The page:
then i put on my snow boots and drove to #lakeronkonkoma. i had no idea if it would be walkabale or not, with all the snow on the ground. lake #ronkonkoma is about 10 min from where we live. it’s the largest and deepest lake in #longisland – 92 feet at its deepest. the indigenous people of this land considered it a bottomless lake, so sacred that they wouldn’t fish in its waters. but they did perform wonderful ceremonies all around it.
i have always, since day one, felt a deep connection to lake ronkonkoma. there is something unreal about the blue of its waters and the translucent light and sky above them.
the lake was particularly moving this afternoon. the sky striated with shades of blue, grey, light-filled yellow and gentle purple hues. something delicate and liquid. the lake covered with ice. still, white, expansive. i walked in the snow and learned to keep my balance, held by the enchanting beauty around me. my eyes rejoiced.
in urdu, there is this expression ‘aankhoon ki thandak’ – the coolness of one’s eyes. those we love give us pleasure, when our eyes behold them, they provide cool relief to tired eyes. i kept thinking of this expression. my eyes too felt relaxed, not just because of the cold weather but because of the serenity the lake offered so generously.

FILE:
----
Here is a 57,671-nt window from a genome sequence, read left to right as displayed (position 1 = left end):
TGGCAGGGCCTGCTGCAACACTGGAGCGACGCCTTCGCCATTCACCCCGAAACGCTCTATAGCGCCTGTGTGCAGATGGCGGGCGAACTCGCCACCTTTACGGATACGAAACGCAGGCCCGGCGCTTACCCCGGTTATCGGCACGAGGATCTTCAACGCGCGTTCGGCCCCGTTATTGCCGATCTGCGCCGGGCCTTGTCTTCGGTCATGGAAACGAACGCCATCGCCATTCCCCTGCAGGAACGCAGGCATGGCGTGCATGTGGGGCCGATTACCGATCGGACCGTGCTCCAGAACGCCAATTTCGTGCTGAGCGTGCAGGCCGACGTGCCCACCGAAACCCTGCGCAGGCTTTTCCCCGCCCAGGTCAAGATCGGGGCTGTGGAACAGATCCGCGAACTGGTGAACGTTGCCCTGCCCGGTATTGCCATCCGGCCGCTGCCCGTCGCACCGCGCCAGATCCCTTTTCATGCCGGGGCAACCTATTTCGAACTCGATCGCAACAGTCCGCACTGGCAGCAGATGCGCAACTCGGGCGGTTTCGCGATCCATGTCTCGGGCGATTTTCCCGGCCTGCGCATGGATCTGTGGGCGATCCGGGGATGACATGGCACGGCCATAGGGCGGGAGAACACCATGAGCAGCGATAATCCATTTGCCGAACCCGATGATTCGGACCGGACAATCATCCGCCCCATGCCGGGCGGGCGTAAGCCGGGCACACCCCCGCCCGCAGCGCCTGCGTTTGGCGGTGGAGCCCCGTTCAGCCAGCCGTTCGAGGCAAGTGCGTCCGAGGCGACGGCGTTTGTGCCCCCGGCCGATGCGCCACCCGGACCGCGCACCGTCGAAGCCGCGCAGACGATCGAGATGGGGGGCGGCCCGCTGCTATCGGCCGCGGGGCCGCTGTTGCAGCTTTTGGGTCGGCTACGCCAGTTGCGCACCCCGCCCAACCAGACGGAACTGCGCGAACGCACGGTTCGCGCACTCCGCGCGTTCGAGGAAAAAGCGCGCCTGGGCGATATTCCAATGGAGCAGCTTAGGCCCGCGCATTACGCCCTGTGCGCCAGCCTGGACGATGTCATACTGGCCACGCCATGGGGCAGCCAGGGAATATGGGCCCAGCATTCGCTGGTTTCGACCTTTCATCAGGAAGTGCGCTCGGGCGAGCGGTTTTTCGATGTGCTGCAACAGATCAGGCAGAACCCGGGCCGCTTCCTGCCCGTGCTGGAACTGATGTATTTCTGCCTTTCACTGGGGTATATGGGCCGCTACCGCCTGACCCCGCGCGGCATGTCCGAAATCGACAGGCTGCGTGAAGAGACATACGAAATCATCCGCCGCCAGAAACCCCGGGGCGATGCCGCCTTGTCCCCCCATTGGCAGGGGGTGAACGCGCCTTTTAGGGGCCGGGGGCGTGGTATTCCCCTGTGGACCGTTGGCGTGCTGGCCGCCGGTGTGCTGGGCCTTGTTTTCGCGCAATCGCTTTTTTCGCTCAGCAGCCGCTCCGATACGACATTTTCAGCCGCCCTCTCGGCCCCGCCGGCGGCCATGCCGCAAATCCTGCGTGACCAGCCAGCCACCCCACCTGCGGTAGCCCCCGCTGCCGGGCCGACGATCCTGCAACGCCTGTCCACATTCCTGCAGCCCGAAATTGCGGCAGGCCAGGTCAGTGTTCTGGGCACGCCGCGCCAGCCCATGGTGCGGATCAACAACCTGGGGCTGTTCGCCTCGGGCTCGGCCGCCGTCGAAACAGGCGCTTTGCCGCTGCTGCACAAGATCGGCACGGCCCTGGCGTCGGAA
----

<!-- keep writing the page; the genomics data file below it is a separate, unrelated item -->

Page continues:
i know all our situations are different, but if u can, go outside, walk in the snow and feel connected to the world.
why i came to nyc: stunning work by salman toor, born in lahore, at the whitney. his first solo exhibition: stories of queer brown men as they negotiate the distance between new york and pakistan. the expressive faces and hands in his paintings are exceptionally rendered. so many things that strike one as immediately recognizable – the turn of a head whilst sitting down for tea, the passive acceptance of extra security checks at customs and immigration, the anxiety of being questioned by pakistani cops when on a date, etc. am still here. still discovering. . whitneymuseum #salmantoor #lahore #pakistan #newyork #newyorkcity #art #figurativepainting #oilpainting #queerbrown
My piece in Mason Street’s Winter Issue 2021 published today.